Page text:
“I co-wrote five songs on the new album, and our collaboration was done long distance; I would send her demos via email. Sometimes there were fully formed musical arrangements, and sometimes just iPhone memos of riffs and ideas. We would go back and forth once she picked up on ideas she liked, and I have to tell you that I was blown away with the results. I live in Toronto, and she’s out in BC, so sitting in a room together is a luxury we don’t have – aside from when we’re on the road doing concerts – so we made the best out of the technological advancements of our current age. Most of the material I sent was brand new, but one song I actually wrote with Gilby Clarke in mind when we were writing together a few years ago. It was a Badfinger-esque track that he dug, but was not quite right at the time. What Lee did to it was breathtaking, and that became the song ‘Nothing Says Everything’.” Continue Reading

By Carl Begai

Delainslider216

There was a time when the most interesting aspect of Dutch symphonic rockers Delain was that they’d taken their name from the Stephen King fantasy novel, The Eyes Of The Dragon. That isn’t to say the band had nothing to offer when they surfaced in 2006, but as a female fronted act following in the wake of fellow Dutch artists The Gathering, Within Temptation, After Forever and Epica, Delain was a tiny “So what?” blip on the metal public’s radar in comparison. In 2012 the band was in danger of being crushed by label issues surrounding the release of We Are The Others, but 2014 saw their fortunes change for the better with an unexpectedly brilliant record, The Human Contradiction. A heavier sound, out-of-the-box songwriting, a new record label, and several international touring opportunities shoved Delain towards the top of the heap, doing wonders for their credibility.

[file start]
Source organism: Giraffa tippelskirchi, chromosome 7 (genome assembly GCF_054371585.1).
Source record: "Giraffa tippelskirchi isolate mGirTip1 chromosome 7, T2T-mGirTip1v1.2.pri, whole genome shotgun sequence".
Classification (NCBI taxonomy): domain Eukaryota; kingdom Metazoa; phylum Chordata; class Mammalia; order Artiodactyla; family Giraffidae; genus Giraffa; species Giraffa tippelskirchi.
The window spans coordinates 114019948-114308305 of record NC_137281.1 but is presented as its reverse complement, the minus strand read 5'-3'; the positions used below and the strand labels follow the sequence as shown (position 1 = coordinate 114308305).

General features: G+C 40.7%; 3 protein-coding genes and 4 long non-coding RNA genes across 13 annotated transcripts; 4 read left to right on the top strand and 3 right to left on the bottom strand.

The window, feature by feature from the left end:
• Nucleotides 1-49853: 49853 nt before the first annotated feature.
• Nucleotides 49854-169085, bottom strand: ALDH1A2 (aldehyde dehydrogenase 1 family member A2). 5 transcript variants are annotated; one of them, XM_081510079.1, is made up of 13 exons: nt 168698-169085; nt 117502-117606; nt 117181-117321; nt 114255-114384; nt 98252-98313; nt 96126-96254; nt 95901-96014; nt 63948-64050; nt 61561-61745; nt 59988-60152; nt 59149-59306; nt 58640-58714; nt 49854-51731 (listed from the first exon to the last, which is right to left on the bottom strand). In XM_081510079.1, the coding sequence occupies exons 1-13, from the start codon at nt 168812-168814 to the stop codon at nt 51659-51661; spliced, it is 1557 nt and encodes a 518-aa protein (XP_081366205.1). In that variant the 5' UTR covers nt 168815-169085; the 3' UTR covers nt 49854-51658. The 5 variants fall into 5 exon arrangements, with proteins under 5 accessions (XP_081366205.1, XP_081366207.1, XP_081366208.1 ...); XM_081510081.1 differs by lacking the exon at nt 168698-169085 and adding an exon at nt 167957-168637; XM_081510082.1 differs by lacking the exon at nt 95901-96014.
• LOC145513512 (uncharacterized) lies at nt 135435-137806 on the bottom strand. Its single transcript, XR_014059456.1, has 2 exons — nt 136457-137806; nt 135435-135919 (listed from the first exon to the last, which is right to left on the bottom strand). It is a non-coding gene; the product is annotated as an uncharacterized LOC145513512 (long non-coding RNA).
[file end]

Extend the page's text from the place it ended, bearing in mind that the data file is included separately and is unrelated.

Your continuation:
Their push to the front of line continues with the release of the Lunar Prelude EP, issued the same day as the beginning of their new North American support tour with Nightwish (February 19th).

“It was a combination of things coming together,” says keyboardist Martijn Westerholt with regards to The Human Contradiction’s success. “When we did We Are The Others, Roadrunner Records was sold and died so we suffered a lot from that. We didn’t do a lot of promo, there weren’t a lot of tour offers, so it was kind of like the chicken and the egg scenario. For The Human Contradiction we worked with a different production team, we did more on our own, and that was very liberating. I won’t say The Human Contradiction was better or worse than We Are The Others because from an artist’s perspective that’s like choosing between your kids. We learned a lot from producer Jacob Hellner and his team, and we had great tour offers from Within Temptation, Sabaton, and later on with Nightwish. Everything came together and we were able to present our new stuff to so many people, and they liked it.” Continue Reading